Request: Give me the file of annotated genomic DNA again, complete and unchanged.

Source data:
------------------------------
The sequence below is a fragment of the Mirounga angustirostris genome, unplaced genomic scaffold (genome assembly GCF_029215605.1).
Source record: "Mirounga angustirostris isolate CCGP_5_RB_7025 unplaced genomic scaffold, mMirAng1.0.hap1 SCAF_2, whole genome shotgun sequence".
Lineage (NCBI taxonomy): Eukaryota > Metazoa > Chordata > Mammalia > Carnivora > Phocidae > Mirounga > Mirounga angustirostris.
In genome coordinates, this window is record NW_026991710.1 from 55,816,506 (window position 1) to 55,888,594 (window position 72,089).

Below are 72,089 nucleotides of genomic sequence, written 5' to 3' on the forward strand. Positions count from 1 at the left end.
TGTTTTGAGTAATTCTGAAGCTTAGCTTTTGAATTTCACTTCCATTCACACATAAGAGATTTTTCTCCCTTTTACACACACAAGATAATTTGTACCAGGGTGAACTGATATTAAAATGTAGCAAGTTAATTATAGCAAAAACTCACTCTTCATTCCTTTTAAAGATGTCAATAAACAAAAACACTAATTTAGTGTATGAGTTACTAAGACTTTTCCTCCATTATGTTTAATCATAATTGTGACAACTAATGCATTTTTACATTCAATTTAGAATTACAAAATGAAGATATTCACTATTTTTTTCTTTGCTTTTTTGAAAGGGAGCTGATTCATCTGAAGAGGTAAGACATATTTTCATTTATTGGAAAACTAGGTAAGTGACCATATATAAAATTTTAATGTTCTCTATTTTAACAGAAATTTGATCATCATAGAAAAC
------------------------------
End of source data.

The sequence below is a fragment of the Mirounga angustirostris genome, unplaced genomic scaffold (genome assembly GCF_029215605.1).
Source record: "Mirounga angustirostris isolate CCGP_5_RB_7025 unplaced genomic scaffold, mMirAng1.0.hap1 SCAF_2, whole genome shotgun sequence".
Lineage (NCBI taxonomy): Eukaryota > Metazoa > Chordata > Mammalia > Carnivora > Phocidae > Mirounga > Mirounga angustirostris.
In genome coordinates, this window is record NW_026991710.1 from 55,816,506 (window position 1) to 55,888,594 (window position 72,089).

Below are 72,089 nucleotides of genomic sequence, written 5' to 3' on the forward strand. Positions count from 1 at the left end.
TGTTTTGAGTAATTCTGAAGCTTAGCTTTTGAATTTCACTTCCATTCACACATAAGAGATTTTTCTCCCTTTTACACACACAAGATAATTTGTACCAGGGTGAACTGATATTAAAATGTAGCAAGTTAATTATAGCAAAAACTCACTCTTCATTCCTTTTAAAGATGTCAATAAACAAAAACACTAATTTAGTGTATGAGTTACTAAGACTTTTCCTCCATTATGTTTAATCATAATTGTGACAACTAATGCATTTTTACATTCAATTTAGAATTACAAAATGAAGATATTCACTATTTTTTTCTTTGCTTTTTTGAAAGGGAGCTGATTCATCTGAAGAGGTAAGACATATTTTCATTTATTGGAAAACTAGGTAAGTGACCATATATAAAATTTTAATGTTCTCTATTTTAACAGAAATTTGATCATCATAGAAAAC